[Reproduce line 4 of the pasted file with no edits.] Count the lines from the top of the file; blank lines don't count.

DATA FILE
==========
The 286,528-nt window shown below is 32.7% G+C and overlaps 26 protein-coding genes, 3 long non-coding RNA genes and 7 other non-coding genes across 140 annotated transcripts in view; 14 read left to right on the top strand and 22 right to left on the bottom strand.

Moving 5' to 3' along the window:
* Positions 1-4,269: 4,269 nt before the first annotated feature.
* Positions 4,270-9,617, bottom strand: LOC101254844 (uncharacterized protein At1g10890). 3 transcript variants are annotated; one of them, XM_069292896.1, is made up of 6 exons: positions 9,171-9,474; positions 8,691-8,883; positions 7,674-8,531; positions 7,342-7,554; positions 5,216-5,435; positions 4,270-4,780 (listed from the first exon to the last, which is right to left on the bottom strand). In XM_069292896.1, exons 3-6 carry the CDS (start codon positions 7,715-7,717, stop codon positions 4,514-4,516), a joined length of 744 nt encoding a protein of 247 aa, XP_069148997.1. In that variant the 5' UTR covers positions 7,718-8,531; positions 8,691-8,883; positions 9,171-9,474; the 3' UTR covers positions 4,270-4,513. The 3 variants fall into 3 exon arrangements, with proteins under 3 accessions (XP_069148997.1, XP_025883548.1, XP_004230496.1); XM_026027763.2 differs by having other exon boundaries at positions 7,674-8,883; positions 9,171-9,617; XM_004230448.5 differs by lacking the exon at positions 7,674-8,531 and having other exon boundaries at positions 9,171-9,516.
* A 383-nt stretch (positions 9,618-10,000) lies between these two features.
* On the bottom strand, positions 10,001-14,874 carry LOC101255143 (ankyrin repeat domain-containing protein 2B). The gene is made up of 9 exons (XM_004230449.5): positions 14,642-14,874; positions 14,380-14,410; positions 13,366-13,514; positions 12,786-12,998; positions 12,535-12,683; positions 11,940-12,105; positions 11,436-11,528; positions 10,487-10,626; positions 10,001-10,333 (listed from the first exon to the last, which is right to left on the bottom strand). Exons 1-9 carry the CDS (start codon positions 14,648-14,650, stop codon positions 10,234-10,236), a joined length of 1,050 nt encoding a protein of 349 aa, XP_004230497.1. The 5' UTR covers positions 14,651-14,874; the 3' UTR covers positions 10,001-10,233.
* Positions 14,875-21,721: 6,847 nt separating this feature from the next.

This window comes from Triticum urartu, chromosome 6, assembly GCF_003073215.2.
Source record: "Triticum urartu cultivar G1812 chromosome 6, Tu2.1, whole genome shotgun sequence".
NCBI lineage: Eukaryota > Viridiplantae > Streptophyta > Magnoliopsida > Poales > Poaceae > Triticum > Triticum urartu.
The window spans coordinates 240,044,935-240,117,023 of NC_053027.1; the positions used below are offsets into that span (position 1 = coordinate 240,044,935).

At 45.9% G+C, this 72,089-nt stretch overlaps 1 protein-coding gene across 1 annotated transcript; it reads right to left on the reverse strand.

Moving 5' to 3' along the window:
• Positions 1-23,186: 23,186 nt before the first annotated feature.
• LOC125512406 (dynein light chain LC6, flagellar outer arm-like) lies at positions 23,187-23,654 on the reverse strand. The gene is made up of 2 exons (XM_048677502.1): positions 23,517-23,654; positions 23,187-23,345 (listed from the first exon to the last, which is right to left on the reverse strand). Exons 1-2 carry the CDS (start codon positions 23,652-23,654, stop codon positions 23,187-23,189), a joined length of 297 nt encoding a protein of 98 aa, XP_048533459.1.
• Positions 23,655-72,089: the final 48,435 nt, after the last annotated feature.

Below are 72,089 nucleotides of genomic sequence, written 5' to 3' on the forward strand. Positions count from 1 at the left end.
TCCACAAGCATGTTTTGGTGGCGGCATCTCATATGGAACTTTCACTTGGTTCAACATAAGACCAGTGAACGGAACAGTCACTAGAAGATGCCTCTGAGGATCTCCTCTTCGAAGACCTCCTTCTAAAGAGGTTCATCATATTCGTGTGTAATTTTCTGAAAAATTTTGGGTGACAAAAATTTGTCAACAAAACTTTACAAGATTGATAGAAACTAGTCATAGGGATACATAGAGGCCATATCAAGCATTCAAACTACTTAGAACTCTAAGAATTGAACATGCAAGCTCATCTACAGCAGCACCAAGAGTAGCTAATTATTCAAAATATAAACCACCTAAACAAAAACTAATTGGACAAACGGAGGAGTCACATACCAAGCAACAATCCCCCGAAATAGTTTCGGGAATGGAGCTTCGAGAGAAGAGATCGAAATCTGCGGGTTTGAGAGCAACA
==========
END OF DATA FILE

* Positions 4,270-9,617, bottom strand: LOC101254844 (uncharacterized protein At1g10890). 3 transcript variants are annotated; one of them, XM_069292896.1, is made up of 6 exons: positions 9,171-9,474; positions 8,691-8,883; positions 7,674-8,531; positions 7,342-7,554; positions 5,216-5,435; positions 4,270-4,780 (listed from the first exon to the last, which is right to left on the bottom strand). In XM_069292896.1, exons 3-6 carry the CDS (start codon positions 7,715-7,717, stop codon positions 4,514-4,516), a joined length of 744 nt encoding a protein of 247 aa, XP_069148997.1. In that variant the 5' UTR covers positions 7,718-8,531; positions 8,691-8,883; positions 9,171-9,474; the 3' UTR covers positions 4,270-4,513. The 3 variants fall into 3 exon arrangements, with proteins under 3 accessions (XP_069148997.1, XP_025883548.1, XP_004230496.1); XM_026027763.2 differs by having other exon boundaries at positions 7,674-8,883; positions 9,171-9,617; XM_004230448.5 differs by lacking the exon at positions 7,674-8,531 and having other exon boundaries at positions 9,171-9,516.